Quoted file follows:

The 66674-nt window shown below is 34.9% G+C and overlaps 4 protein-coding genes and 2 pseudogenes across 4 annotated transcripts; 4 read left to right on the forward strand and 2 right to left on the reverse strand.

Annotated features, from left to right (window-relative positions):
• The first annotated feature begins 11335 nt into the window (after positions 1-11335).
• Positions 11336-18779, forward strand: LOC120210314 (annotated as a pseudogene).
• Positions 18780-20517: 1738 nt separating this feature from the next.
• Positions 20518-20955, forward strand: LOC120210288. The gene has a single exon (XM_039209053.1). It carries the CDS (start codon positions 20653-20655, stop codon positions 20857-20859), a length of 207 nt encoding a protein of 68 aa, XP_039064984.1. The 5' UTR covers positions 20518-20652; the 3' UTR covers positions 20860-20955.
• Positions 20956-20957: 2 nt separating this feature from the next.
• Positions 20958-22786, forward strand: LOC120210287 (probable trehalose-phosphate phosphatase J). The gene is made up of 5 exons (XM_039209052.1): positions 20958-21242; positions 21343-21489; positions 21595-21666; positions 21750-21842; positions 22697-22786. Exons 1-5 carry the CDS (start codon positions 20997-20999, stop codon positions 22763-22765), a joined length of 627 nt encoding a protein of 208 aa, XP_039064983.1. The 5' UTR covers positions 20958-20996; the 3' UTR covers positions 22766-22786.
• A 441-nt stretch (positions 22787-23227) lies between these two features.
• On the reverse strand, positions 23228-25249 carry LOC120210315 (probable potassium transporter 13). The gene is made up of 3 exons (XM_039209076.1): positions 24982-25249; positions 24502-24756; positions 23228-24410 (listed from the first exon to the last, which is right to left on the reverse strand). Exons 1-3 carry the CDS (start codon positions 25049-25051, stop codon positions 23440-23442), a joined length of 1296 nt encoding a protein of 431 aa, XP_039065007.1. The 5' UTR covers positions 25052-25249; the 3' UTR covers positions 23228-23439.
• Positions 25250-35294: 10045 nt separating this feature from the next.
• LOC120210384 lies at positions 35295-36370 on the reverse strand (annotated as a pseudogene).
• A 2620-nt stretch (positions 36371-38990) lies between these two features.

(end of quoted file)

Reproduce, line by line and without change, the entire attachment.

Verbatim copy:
The 66674-nt window shown below is 34.9% G+C and overlaps 4 protein-coding genes and 2 pseudogenes across 4 annotated transcripts; 4 read left to right on the forward strand and 2 right to left on the reverse strand.

Annotated features, from left to right (window-relative positions):
• The first annotated feature begins 11335 nt into the window (after positions 1-11335).
• Positions 11336-18779, forward strand: LOC120210314 (annotated as a pseudogene).
• Positions 18780-20517: 1738 nt separating this feature from the next.
• Positions 20518-20955, forward strand: LOC120210288. The gene has a single exon (XM_039209053.1). It carries the CDS (start codon positions 20653-20655, stop codon positions 20857-20859), a length of 207 nt encoding a protein of 68 aa, XP_039064984.1. The 5' UTR covers positions 20518-20652; the 3' UTR covers positions 20860-20955.
• Positions 20956-20957: 2 nt separating this feature from the next.
• Positions 20958-22786, forward strand: LOC120210287 (probable trehalose-phosphate phosphatase J). The gene is made up of 5 exons (XM_039209052.1): positions 20958-21242; positions 21343-21489; positions 21595-21666; positions 21750-21842; positions 22697-22786. Exons 1-5 carry the CDS (start codon positions 20997-20999, stop codon positions 22763-22765), a joined length of 627 nt encoding a protein of 208 aa, XP_039064983.1. The 5' UTR covers positions 20958-20996; the 3' UTR covers positions 22766-22786.
• A 441-nt stretch (positions 22787-23227) lies between these two features.
• On the reverse strand, positions 23228-25249 carry LOC120210315 (probable potassium transporter 13). The gene is made up of 3 exons (XM_039209076.1): positions 24982-25249; positions 24502-24756; positions 23228-24410 (listed from the first exon to the last, which is right to left on the reverse strand). Exons 1-3 carry the CDS (start codon positions 25049-25051, stop codon positions 23440-23442), a joined length of 1296 nt encoding a protein of 431 aa, XP_039065007.1. The 5' UTR covers positions 25052-25249; the 3' UTR covers positions 23228-23439.
• Positions 25250-35294: 10045 nt separating this feature from the next.
• LOC120210384 lies at positions 35295-36370 on the reverse strand (annotated as a pseudogene).
• A 2620-nt stretch (positions 36371-38990) lies between these two features.